Sugar has had a bad year or two. Several US cities have implemented so called “soft drink” taxes. Recent research by a UCSF team uncovered records revealing the sugar industry’s secret payoffs to academic scientists tasked with determining sugar’s role in heart disease. A revival of interest in John Yudkin’s 1972 book “Pure, White, and Deadly” hasn’t helped. But things just got worse.
Scientists at the University of Texas at Dallas just published a startling discovery: squamous cell cancer of the lung is addicted to sugar. In the Nature Communication article, the authors note that the five-year survival rate for this common form of lung cancer is only 5%, and no treatment has been found effective. But they plan to next explore whether limiting dietary sugar can slow down the growth of this deadly cancer.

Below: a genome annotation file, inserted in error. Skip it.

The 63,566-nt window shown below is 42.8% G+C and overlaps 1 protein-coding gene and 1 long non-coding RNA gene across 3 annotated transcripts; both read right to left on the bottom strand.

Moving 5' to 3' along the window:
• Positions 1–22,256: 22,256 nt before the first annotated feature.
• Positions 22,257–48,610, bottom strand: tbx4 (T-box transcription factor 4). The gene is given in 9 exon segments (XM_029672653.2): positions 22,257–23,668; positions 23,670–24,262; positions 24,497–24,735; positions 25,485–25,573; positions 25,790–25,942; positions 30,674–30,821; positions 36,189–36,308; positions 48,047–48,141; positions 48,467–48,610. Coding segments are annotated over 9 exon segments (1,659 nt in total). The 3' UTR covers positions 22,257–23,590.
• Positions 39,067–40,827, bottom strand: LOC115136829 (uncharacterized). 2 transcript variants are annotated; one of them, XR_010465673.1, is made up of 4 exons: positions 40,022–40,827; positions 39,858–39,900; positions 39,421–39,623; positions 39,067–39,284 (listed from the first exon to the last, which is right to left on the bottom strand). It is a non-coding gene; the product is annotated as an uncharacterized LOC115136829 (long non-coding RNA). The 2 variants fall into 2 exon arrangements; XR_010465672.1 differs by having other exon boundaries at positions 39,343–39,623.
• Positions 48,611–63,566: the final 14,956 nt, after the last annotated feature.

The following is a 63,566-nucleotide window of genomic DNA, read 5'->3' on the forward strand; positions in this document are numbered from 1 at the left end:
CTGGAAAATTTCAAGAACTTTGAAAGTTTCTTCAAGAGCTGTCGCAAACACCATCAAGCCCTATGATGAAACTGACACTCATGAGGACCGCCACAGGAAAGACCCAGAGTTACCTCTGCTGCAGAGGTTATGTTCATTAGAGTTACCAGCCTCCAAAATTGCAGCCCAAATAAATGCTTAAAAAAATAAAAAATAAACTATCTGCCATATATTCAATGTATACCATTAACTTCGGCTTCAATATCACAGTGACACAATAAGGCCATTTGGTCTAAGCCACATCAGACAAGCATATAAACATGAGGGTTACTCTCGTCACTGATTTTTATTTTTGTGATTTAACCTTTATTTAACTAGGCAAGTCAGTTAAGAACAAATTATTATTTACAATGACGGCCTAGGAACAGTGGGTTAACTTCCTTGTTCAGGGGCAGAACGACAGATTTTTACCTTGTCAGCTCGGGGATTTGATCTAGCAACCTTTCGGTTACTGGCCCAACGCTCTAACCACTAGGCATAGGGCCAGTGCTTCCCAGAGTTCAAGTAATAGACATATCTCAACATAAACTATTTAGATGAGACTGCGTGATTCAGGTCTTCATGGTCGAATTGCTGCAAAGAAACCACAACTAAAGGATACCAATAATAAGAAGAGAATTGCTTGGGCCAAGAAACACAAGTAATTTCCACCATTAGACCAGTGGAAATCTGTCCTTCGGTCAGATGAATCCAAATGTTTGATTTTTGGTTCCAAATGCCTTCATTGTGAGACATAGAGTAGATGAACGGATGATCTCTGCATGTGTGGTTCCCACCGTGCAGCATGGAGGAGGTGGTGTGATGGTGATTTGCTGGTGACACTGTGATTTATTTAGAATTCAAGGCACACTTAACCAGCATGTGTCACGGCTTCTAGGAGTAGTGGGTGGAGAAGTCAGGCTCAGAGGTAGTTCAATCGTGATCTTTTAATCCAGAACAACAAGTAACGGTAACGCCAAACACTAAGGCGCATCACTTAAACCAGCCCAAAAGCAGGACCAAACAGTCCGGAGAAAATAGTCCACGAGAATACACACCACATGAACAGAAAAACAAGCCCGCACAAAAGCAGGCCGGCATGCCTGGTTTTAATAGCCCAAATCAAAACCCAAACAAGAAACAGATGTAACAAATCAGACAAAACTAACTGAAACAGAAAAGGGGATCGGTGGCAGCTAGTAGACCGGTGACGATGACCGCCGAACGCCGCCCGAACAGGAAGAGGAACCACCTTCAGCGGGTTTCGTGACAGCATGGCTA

Squamous cell cancer of the lung is not the only neoplasm that feeds off of sugar, in the form of glucose. High levels of a protein called glucose transporter 1 was also found in squamous cell cancers of the head & neck, esophagus, and female cervix. Sugar consumption has also been tied to breast cancer’s spread to the lungs and to men’s risk of prostate cancer. Could reducing sugar in the diet keep these cancers from growing?
While it is too early to know the answer for sure, what we know about sugar’s association with diabetes, obesity, and heart disease should already have us on edge about the sweet stuff. The idea that sugar makes some cancers grow should give us further pause.
Of course, America is addicted to sugar and kicking the habit will not be easy. Look no further than the brand new doughnut shop down the street. My mouth is watering already.
Oops. Time to watch my Jouney2Health video on Cravings. May help me starve a cancer.